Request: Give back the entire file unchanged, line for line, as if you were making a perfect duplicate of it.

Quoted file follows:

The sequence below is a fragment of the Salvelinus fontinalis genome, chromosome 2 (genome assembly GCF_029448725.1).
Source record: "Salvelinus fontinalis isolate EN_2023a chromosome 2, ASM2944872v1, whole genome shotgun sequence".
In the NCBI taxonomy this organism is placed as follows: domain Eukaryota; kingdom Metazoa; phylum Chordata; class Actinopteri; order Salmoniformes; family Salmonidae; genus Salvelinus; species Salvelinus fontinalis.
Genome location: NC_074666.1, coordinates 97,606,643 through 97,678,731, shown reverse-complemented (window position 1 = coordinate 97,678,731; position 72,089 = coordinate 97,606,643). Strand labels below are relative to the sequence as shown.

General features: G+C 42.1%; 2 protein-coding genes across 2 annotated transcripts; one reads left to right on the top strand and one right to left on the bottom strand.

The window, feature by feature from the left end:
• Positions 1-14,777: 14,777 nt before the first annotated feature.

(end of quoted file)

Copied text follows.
The sequence below is a fragment of the Salvelinus fontinalis genome, chromosome 2 (genome assembly GCF_029448725.1).
Source record: "Salvelinus fontinalis isolate EN_2023a chromosome 2, ASM2944872v1, whole genome shotgun sequence".
In the NCBI taxonomy this organism is placed as follows: domain Eukaryota; kingdom Metazoa; phylum Chordata; class Actinopteri; order Salmoniformes; family Salmonidae; genus Salvelinus; species Salvelinus fontinalis.
Genome location: NC_074666.1, coordinates 97,606,643 through 97,678,731, shown reverse-complemented (window position 1 = coordinate 97,678,731; position 72,089 = coordinate 97,606,643). Strand labels below are relative to the sequence as shown.

General features: G+C 42.1%; 2 protein-coding genes across 2 annotated transcripts; one reads left to right on the top strand and one right to left on the bottom strand.

The window, feature by feature from the left end:
• Positions 1-14,777: 14,777 nt before the first annotated feature.